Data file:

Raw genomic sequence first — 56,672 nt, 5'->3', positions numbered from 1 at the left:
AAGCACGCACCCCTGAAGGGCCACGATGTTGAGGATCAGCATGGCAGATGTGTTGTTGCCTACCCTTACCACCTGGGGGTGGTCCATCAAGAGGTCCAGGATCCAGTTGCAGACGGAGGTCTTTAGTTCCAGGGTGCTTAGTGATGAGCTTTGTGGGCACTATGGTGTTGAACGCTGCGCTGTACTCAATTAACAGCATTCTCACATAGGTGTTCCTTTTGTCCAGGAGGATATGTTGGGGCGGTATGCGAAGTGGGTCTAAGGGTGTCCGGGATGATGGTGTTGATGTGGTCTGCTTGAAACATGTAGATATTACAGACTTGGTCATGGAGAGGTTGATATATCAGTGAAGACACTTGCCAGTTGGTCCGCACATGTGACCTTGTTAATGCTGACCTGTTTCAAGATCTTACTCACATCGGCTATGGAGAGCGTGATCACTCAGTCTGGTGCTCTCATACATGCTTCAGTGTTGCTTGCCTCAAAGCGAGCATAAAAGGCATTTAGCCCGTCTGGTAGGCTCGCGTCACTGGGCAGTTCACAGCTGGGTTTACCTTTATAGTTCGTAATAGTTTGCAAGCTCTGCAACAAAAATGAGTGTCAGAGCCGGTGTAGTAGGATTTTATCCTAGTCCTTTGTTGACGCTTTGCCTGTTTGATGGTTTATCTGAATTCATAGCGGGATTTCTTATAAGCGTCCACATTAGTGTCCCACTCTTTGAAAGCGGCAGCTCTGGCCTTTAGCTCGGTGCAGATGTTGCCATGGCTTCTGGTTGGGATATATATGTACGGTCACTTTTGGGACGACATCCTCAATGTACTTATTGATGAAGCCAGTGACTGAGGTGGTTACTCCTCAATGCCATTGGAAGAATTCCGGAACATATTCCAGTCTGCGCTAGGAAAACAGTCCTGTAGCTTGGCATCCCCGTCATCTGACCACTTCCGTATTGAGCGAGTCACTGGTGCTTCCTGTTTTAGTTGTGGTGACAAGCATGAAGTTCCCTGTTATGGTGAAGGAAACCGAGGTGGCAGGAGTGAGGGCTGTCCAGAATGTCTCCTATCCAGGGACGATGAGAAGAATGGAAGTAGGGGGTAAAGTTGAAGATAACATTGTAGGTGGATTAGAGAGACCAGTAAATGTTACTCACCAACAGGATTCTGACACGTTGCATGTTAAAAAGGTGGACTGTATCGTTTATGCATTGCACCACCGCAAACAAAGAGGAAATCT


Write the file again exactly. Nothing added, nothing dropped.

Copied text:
Raw genomic sequence first — 56,672 nt, 5'->3', positions numbered from 1 at the left:
AAGCACGCACCCCTGAAGGGCCACGATGTTGAGGATCAGCATGGCAGATGTGTTGTTGCCTACCCTTACCACCTGGGGGTGGTCCATCAAGAGGTCCAGGATCCAGTTGCAGACGGAGGTCTTTAGTTCCAGGGTGCTTAGTGATGAGCTTTGTGGGCACTATGGTGTTGAACGCTGCGCTGTACTCAATTAACAGCATTCTCACATAGGTGTTCCTTTTGTCCAGGAGGATATGTTGGGGCGGTATGCGAAGTGGGTCTAAGGGTGTCCGGGATGATGGTGTTGATGTGGTCTGCTTGAAACATGTAGATATTACAGACTTGGTCATGGAGAGGTTGATATATCAGTGAAGACACTTGCCAGTTGGTCCGCACATGTGACCTTGTTAATGCTGACCTGTTTCAAGATCTTACTCACATCGGCTATGGAGAGCGTGATCACTCAGTCTGGTGCTCTCATACATGCTTCAGTGTTGCTTGCCTCAAAGCGAGCATAAAAGGCATTTAGCCCGTCTGGTAGGCTCGCGTCACTGGGCAGTTCACAGCTGGGTTTACCTTTATAGTTCGTAATAGTTTGCAAGCTCTGCAACAAAAATGAGTGTCAGAGCCGGTGTAGTAGGATTTTATCCTAGTCCTTTGTTGACGCTTTGCCTGTTTGATGGTTTATCTGAATTCATAGCGGGATTTCTTATAAGCGTCCACATTAGTGTCCCACTCTTTGAAAGCGGCAGCTCTGGCCTTTAGCTCGGTGCAGATGTTGCCATGGCTTCTGGTTGGGATATATATGTACGGTCACTTTTGGGACGACATCCTCAATGTACTTATTGATGAAGCCAGTGACTGAGGTGGTTACTCCTCAATGCCATTGGAAGAATTCCGGAACATATTCCAGTCTGCGCTAGGAAAACAGTCCTGTAGCTTGGCATCCCCGTCATCTGACCACTTCCGTATTGAGCGAGTCACTGGTGCTTCCTGTTTTAGTTGTGGTGACAAGCATGAAGTTCCCTGTTATGGTGAAGGAAACCGAGGTGGCAGGAGTGAGGGCTGTCCAGAATGTCTCCTATCCAGGGACGATGAGAAGAATGGAAGTAGGGGGTAAAGTTGAAGATAACATTGTAGGTGGATTAGAGAGACCAGTAAATGTTACTCACCAACAGGATTCTGACACGTTGCATGTTAAAAAGGTGGACTGTATCGTTTATGCATTGCACCACCGCAAACAAAGAGGAAATCT